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Miami Travel Guide

Explore Miami: Key Biscayne

A compact, immaculately manicured community, KEY BISCAYNE , five miles off mainland Miami, is a great place to live - if you can afford it. The moneyed of Miami fill the island's upmarket homes; Richard Nixon had a presidential winter house here. The only way onto Key Biscayne is along the four-mile Rickenbacker Causeway ($1 toll), a continuation of SW 26th Road just south of downtown, which soars high above Biscayne Bay, giving a gasp-inducing view of the Brickell Avenue skyline.

Crandon Park Beach , a mile along Crandon Boulevard (the continuation of the main road from the causeway), is one of the finest landscaped beaches in the city, with crystal-clear waters, barbecue grills and sports facilities (daily 8am-dusk; $4 per car; tel 305/361-7385). Three miles of yellow-brown beach fringe the park, and give access to a sand bar enabling knee-depth wading far from shore.

Crandon Boulevard terminates at the entrance to the Bill Baggs Cape Florida State Recreation Area , four hundred wooded acres covering the southern extremity of Key Biscayne (daily 8am-dusk; $3.25 per car; tel 305/361-5811). Hurricane Andrew took a devastating toll on the area in 1992, but most of the destroyed trees are beginning to grow back thanks to aggressive replanting, and the trails and boardwalks have been repaired. An excellent swimming beach lines the Atlantic-facing side of the park, and a boardwalk cuts around the wind-bitten sand dunes toward the 1820s Cape Florida lighthouse . Only with the ranger-led tour can you climb through the 95ft structure - attacked by Seminoles in 1836 and incapacitated by Confederate soldiers aiming to disrupt Union shipping during the Civil War.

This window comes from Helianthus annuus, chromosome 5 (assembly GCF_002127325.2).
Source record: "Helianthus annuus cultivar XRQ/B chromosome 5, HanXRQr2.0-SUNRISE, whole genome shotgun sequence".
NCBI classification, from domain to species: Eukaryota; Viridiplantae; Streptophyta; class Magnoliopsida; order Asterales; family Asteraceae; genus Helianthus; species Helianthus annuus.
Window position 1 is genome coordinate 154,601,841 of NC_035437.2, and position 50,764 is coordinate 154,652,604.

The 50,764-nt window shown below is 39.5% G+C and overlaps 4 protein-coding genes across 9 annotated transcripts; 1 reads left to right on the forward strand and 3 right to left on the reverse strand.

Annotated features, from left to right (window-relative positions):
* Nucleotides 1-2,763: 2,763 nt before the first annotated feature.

Explore Miami

    Miami Coconut Grove
    Miami Coral Gables
    Downtown Miami
    Miami Key Biscayne
    Miami Little Havana

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